Women in Advertising


Aging centuries in history, women objectification has been the source of issues such as rape, unequal pay, domestic violence, and more. In the 70’s, a wave of women stood up against this prominent sexism and patriarchal society they were forced to live under and tolerate. This was one of the strongest waves of the women’s rights movement. Sports began to change for women, acting, music, and other professions that were initially seen to be fit under certain circumstances. The jobs seen as most fit for women- secretary, teacher, maid, model, beauty pageant contestant-gradually began to reform themselves. Although this progress towards reform did indeed take place, the change was not, and will never be, 100% done.

As it has been throughout history, objectification is featured most prominently in media, and especially in advertisements.

Advertisements are one of the greatest sources of sexism, even without realizing it. As perfectly stated by Kilbourne, advertising is subconscious; we sometimes do not even notice some of the most false information we take in. Most people say, “I don’t look at ads, I just ignore them”. Well, subconsciously, the person did retain something from the ad.

Let’s say the person saw an advertisement of a woman, half-naked, holding a perfume bottle. What did this person retain from this? If it were a man, he may most likely see the women’s body as the ideal body for any woman, and would keep this view and judge other women if they did not live up to this standard. What else did he take in? The makeup as well perhaps. The false fact that for women to be beautiful their true face must be hidden and covered by layers of cosmetics. Let’s look at the last thing he took in. In one word-Objectification. The woman was half naked..okay so this must mean whenever that man sees a woman, he may be more inclined to view a woman as an object rather than a human being. The truth.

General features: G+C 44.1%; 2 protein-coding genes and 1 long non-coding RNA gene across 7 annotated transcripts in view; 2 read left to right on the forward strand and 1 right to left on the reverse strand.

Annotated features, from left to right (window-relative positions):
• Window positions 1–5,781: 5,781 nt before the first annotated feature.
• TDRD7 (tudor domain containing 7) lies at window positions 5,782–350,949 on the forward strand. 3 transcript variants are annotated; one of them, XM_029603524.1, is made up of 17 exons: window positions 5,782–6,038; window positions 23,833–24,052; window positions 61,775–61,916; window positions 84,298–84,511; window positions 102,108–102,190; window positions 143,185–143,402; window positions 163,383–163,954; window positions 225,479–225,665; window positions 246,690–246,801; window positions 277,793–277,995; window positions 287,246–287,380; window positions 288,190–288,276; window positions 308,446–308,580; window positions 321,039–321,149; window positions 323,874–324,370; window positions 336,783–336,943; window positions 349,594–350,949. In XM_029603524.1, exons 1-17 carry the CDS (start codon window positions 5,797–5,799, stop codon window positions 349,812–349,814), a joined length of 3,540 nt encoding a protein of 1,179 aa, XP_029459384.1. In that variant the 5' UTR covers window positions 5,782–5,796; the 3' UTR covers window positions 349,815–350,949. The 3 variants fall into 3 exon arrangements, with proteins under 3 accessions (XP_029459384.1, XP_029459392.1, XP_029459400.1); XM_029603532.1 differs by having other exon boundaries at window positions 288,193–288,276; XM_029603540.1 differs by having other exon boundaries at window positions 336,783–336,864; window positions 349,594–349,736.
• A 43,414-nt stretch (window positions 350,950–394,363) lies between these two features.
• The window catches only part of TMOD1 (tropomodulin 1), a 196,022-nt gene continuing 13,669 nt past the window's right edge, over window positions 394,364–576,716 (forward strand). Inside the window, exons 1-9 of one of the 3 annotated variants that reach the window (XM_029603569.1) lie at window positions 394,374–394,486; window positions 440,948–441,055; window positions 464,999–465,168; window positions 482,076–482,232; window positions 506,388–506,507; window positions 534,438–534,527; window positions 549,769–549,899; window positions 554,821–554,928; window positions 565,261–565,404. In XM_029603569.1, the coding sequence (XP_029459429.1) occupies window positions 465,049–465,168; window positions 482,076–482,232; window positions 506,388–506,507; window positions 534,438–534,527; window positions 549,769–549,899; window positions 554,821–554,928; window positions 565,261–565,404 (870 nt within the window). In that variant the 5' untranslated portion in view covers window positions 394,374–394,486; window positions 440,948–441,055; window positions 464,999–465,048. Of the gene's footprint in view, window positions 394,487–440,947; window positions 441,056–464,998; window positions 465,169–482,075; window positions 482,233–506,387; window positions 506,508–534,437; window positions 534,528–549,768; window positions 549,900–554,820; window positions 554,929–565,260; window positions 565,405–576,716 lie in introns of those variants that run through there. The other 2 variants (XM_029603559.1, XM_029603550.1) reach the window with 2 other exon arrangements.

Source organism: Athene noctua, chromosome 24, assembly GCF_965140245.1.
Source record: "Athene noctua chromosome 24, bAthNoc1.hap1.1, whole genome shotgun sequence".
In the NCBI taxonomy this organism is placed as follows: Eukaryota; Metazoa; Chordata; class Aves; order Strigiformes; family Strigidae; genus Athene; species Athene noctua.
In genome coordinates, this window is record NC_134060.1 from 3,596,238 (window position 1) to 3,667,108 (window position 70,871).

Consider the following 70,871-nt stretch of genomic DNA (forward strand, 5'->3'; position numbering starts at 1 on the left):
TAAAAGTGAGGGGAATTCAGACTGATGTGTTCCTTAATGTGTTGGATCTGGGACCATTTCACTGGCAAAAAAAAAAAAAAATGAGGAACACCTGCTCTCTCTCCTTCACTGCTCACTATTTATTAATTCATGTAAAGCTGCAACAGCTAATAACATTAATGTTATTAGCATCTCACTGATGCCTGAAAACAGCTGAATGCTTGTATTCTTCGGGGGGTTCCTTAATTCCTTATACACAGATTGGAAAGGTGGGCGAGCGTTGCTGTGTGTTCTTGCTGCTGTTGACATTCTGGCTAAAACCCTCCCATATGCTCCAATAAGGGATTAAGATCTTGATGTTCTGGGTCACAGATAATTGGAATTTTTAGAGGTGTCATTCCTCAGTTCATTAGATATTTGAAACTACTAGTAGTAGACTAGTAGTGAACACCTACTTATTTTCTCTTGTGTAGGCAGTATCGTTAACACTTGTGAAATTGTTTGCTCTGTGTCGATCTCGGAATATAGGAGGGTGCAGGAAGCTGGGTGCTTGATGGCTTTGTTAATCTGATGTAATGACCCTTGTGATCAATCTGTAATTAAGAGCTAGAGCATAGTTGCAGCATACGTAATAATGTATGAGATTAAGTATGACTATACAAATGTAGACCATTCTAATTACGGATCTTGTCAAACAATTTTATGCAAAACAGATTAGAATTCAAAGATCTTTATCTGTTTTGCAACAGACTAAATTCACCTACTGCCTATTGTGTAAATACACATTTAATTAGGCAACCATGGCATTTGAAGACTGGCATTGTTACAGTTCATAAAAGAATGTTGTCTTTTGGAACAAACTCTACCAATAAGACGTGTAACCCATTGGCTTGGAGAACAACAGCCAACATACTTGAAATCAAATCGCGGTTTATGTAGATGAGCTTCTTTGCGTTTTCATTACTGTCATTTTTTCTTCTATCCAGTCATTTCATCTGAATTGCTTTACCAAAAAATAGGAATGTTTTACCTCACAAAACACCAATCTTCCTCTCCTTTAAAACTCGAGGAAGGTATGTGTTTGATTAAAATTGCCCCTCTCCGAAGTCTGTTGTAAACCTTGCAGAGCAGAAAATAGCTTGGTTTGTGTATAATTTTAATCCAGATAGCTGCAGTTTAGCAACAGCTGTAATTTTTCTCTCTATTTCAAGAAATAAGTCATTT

In the eyes of a woman, what does she see? She sees false body and beauty standards. The need to expose oneself more to be noticed and to attract men. The need to wear makeup everywhere to disguise her true self. The need to be skinny, have curves, a round butt, and a big chest. She sees everything she believes she needs and does not have.

In regards to this body shaming, we have something known as slut shaming. Gosh the word “slut” is thrown around so much these days. So much that we are so incapable of realizing the actual hurt behind the word. Calling a woman a slut brings about a certain thought; that the woman gives her body away and has no respect for herself. It gives a certain form of “confirmation” that the woman isn’t a woman. She’s a slut. And she should be ashamed of it.

The word should not be thrown around. Better yet it shouldn’t be said. If it were to be said, it should be said for both genders. Not just women. A woman who wears a tank top that is lowered slightly just above her chest is not a slut. She is proud of her body and is allowed to be. A woman who wears shorts, thongs, lace bras, high-waisted jeans, crop tops, dresses, skirts, shoulder-cut shirts, and bikinis, is a woman who is proud to be herself. And nothing can, should, and will ever take away that pride.

Let us fight this injustice. We must make sure, primarily, that this inaccurate representation does not reach the eyes of the young population and upcoming generations. Instead of yielding their eyes away from these advertisements, completely reform and change them. Let us see the beauty of a woman or a man, not their body. Let us see her natural face with her freckles, and everything there is to see.

Stray away from the accepted and you can change more than you know.

Thank you,









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